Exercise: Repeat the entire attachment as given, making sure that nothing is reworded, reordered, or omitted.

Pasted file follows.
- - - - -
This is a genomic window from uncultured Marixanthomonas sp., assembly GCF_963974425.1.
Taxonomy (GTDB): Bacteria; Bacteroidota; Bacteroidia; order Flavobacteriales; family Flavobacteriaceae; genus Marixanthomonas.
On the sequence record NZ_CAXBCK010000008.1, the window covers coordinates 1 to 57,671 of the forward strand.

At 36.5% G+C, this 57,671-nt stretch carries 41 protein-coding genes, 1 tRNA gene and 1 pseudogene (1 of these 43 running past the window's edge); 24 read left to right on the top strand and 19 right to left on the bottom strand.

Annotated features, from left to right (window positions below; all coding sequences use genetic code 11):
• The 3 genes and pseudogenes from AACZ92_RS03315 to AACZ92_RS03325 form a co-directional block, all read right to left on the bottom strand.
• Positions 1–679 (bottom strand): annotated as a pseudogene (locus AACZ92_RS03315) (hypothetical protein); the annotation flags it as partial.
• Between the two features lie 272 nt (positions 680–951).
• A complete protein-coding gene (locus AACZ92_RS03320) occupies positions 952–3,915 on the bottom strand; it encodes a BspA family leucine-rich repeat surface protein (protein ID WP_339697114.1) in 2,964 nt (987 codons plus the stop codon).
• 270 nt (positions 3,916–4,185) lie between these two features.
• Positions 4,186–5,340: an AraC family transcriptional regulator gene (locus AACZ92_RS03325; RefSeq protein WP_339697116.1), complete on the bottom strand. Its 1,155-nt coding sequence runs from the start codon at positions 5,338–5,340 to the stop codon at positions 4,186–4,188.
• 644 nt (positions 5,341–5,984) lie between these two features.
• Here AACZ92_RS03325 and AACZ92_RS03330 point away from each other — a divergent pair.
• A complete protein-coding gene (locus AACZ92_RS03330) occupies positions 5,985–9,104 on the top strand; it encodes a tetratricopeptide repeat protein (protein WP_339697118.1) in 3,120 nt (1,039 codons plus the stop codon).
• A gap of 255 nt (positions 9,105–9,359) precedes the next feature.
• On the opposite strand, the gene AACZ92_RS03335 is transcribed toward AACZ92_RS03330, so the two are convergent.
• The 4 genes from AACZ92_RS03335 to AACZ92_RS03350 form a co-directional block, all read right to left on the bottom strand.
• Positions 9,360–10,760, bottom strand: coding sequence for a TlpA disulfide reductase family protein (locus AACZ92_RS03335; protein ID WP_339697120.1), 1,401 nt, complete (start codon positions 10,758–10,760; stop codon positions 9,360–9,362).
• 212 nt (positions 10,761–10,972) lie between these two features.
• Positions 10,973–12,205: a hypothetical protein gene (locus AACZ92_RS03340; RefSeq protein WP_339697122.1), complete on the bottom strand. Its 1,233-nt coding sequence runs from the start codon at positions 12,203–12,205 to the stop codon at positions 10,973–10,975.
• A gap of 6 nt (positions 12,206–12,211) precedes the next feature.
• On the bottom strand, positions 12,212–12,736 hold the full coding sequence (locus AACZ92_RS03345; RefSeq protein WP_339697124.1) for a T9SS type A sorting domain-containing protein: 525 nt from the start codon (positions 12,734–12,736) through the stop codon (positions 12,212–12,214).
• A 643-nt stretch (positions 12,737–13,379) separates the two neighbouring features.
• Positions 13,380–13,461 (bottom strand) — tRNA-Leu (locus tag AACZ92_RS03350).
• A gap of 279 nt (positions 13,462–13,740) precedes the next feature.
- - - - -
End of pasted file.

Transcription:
This is a genomic window from uncultured Marixanthomonas sp., assembly GCF_963974425.1.
Taxonomy (GTDB): Bacteria; Bacteroidota; Bacteroidia; order Flavobacteriales; family Flavobacteriaceae; genus Marixanthomonas.
On the sequence record NZ_CAXBCK010000008.1, the window covers coordinates 1 to 57,671 of the forward strand.

At 36.5% G+C, this 57,671-nt stretch carries 41 protein-coding genes, 1 tRNA gene and 1 pseudogene (1 of these 43 running past the window's edge); 24 read left to right on the top strand and 19 right to left on the bottom strand.

Annotated features, from left to right (window positions below; all coding sequences use genetic code 11):
• The 3 genes and pseudogenes from AACZ92_RS03315 to AACZ92_RS03325 form a co-directional block, all read right to left on the bottom strand.
• Positions 1–679 (bottom strand): annotated as a pseudogene (locus AACZ92_RS03315) (hypothetical protein); the annotation flags it as partial.
• Between the two features lie 272 nt (positions 680–951).
• A complete protein-coding gene (locus AACZ92_RS03320) occupies positions 952–3,915 on the bottom strand; it encodes a BspA family leucine-rich repeat surface protein (protein ID WP_339697114.1) in 2,964 nt (987 codons plus the stop codon).
• 270 nt (positions 3,916–4,185) lie between these two features.
• Positions 4,186–5,340: an AraC family transcriptional regulator gene (locus AACZ92_RS03325; RefSeq protein WP_339697116.1), complete on the bottom strand. Its 1,155-nt coding sequence runs from the start codon at positions 5,338–5,340 to the stop codon at positions 4,186–4,188.
• 644 nt (positions 5,341–5,984) lie between these two features.
• Here AACZ92_RS03325 and AACZ92_RS03330 point away from each other — a divergent pair.
• A complete protein-coding gene (locus AACZ92_RS03330) occupies positions 5,985–9,104 on the top strand; it encodes a tetratricopeptide repeat protein (protein WP_339697118.1) in 3,120 nt (1,039 codons plus the stop codon).
• A gap of 255 nt (positions 9,105–9,359) precedes the next feature.
• On the opposite strand, the gene AACZ92_RS03335 is transcribed toward AACZ92_RS03330, so the two are convergent.
• The 4 genes from AACZ92_RS03335 to AACZ92_RS03350 form a co-directional block, all read right to left on the bottom strand.
• Positions 9,360–10,760, bottom strand: coding sequence for a TlpA disulfide reductase family protein (locus AACZ92_RS03335; protein ID WP_339697120.1), 1,401 nt, complete (start codon positions 10,758–10,760; stop codon positions 9,360–9,362).
• 212 nt (positions 10,761–10,972) lie between these two features.
• Positions 10,973–12,205: a hypothetical protein gene (locus AACZ92_RS03340; RefSeq protein WP_339697122.1), complete on the bottom strand. Its 1,233-nt coding sequence runs from the start codon at positions 12,203–12,205 to the stop codon at positions 10,973–10,975.
• A gap of 6 nt (positions 12,206–12,211) precedes the next feature.
• On the bottom strand, positions 12,212–12,736 hold the full coding sequence (locus AACZ92_RS03345; RefSeq protein WP_339697124.1) for a T9SS type A sorting domain-containing protein: 525 nt from the start codon (positions 12,734–12,736) through the stop codon (positions 12,212–12,214).
• A 643-nt stretch (positions 12,737–13,379) separates the two neighbouring features.
• Positions 13,380–13,461 (bottom strand) — tRNA-Leu (locus tag AACZ92_RS03350).
• A gap of 279 nt (positions 13,462–13,740) precedes the next feature.